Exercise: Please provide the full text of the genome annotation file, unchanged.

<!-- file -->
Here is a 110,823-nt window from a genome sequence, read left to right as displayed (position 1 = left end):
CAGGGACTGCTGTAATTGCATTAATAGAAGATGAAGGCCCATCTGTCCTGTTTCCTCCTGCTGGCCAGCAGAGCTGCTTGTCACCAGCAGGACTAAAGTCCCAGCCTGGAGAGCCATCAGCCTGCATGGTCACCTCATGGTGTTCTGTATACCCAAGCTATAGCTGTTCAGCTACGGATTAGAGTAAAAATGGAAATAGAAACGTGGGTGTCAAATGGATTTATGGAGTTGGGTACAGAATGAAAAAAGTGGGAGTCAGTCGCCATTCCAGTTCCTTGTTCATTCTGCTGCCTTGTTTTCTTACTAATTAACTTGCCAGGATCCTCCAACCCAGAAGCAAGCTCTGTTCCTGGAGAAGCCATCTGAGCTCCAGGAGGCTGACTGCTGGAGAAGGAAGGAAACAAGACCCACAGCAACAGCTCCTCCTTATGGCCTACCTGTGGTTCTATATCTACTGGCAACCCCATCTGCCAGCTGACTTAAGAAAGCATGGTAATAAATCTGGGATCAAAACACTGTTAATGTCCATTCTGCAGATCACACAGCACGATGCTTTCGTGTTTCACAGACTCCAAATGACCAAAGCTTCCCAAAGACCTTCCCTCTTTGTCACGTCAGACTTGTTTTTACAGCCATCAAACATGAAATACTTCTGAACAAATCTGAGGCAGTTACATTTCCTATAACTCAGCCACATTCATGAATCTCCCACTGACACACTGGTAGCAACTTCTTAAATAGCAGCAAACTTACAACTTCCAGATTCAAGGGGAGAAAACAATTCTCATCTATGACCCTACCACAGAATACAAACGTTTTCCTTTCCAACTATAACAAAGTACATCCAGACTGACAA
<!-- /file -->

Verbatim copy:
Here is a 110,823-nt window from a genome sequence, read left to right as displayed (position 1 = left end):
CAGGGACTGCTGTAATTGCATTAATAGAAGATGAAGGCCCATCTGTCCTGTTTCCTCCTGCTGGCCAGCAGAGCTGCTTGTCACCAGCAGGACTAAAGTCCCAGCCTGGAGAGCCATCAGCCTGCATGGTCACCTCATGGTGTTCTGTATACCCAAGCTATAGCTGTTCAGCTACGGATTAGAGTAAAAATGGAAATAGAAACGTGGGTGTCAAATGGATTTATGGAGTTGGGTACAGAATGAAAAAAGTGGGAGTCAGTCGCCATTCCAGTTCCTTGTTCATTCTGCTGCCTTGTTTTCTTACTAATTAACTTGCCAGGATCCTCCAACCCAGAAGCAAGCTCTGTTCCTGGAGAAGCCATCTGAGCTCCAGGAGGCTGACTGCTGGAGAAGGAAGGAAACAAGACCCACAGCAACAGCTCCTCCTTATGGCCTACCTGTGGTTCTATATCTACTGGCAACCCCATCTGCCAGCTGACTTAAGAAAGCATGGTAATAAATCTGGGATCAAAACACTGTTAATGTCCATTCTGCAGATCACACAGCACGATGCTTTCGTGTTTCACAGACTCCAAATGACCAAAGCTTCCCAAAGACCTTCCCTCTTTGTCACGTCAGACTTGTTTTTACAGCCATCAAACATGAAATACTTCTGAACAAATCTGAGGCAGTTACATTTCCTATAACTCAGCCACATTCATGAATCTCCCACTGACACACTGGTAGCAACTTCTTAAATAGCAGCAAACTTACAACTTCCAGATTCAAGGGGAGAAAACAATTCTCATCTATGACCCTACCACAGAATACAAACGTTTTCCTTTCCAACTATAACAAAGTACATCCAGACTGACAA